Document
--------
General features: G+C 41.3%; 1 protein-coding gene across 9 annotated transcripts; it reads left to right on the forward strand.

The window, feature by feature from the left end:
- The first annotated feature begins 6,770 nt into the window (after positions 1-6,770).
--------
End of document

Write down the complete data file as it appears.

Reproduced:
General features: G+C 41.3%; 1 protein-coding gene across 9 annotated transcripts; it reads left to right on the forward strand.

The window, feature by feature from the left end:
- The first annotated feature begins 6,770 nt into the window (after positions 1-6,770).